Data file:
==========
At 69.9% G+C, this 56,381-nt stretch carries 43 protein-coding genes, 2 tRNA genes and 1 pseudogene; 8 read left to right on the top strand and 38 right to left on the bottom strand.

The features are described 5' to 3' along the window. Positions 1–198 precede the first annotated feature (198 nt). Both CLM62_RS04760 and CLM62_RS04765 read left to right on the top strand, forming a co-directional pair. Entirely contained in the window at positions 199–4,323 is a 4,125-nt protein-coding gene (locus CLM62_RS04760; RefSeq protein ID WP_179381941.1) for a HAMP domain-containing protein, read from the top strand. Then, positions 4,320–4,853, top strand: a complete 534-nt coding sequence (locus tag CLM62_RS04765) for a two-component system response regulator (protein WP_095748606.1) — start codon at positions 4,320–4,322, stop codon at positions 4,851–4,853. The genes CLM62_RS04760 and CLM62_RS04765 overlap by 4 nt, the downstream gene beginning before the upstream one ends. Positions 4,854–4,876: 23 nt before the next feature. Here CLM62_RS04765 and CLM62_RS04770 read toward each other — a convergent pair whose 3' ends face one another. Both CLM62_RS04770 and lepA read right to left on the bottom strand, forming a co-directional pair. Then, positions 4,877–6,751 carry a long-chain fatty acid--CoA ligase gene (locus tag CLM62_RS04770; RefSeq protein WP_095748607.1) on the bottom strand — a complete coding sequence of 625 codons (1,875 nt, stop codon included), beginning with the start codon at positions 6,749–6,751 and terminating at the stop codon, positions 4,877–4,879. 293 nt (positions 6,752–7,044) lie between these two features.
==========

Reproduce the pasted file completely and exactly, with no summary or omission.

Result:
At 69.9% G+C, this 56,381-nt stretch carries 43 protein-coding genes, 2 tRNA genes and 1 pseudogene; 8 read left to right on the top strand and 38 right to left on the bottom strand.

The features are described 5' to 3' along the window. Positions 1–198 precede the first annotated feature (198 nt). Both CLM62_RS04760 and CLM62_RS04765 read left to right on the top strand, forming a co-directional pair. Entirely contained in the window at positions 199–4,323 is a 4,125-nt protein-coding gene (locus CLM62_RS04760; RefSeq protein ID WP_179381941.1) for a HAMP domain-containing protein, read from the top strand. Then, positions 4,320–4,853, top strand: a complete 534-nt coding sequence (locus tag CLM62_RS04765) for a two-component system response regulator (protein WP_095748606.1) — start codon at positions 4,320–4,322, stop codon at positions 4,851–4,853. The genes CLM62_RS04760 and CLM62_RS04765 overlap by 4 nt, the downstream gene beginning before the upstream one ends. Positions 4,854–4,876: 23 nt before the next feature. Here CLM62_RS04765 and CLM62_RS04770 read toward each other — a convergent pair whose 3' ends face one another. Both CLM62_RS04770 and lepA read right to left on the bottom strand, forming a co-directional pair. Then, positions 4,877–6,751 carry a long-chain fatty acid--CoA ligase gene (locus tag CLM62_RS04770; RefSeq protein WP_095748607.1) on the bottom strand — a complete coding sequence of 625 codons (1,875 nt, stop codon included), beginning with the start codon at positions 6,749–6,751 and terminating at the stop codon, positions 4,877–4,879. 293 nt (positions 6,752–7,044) lie between these two features.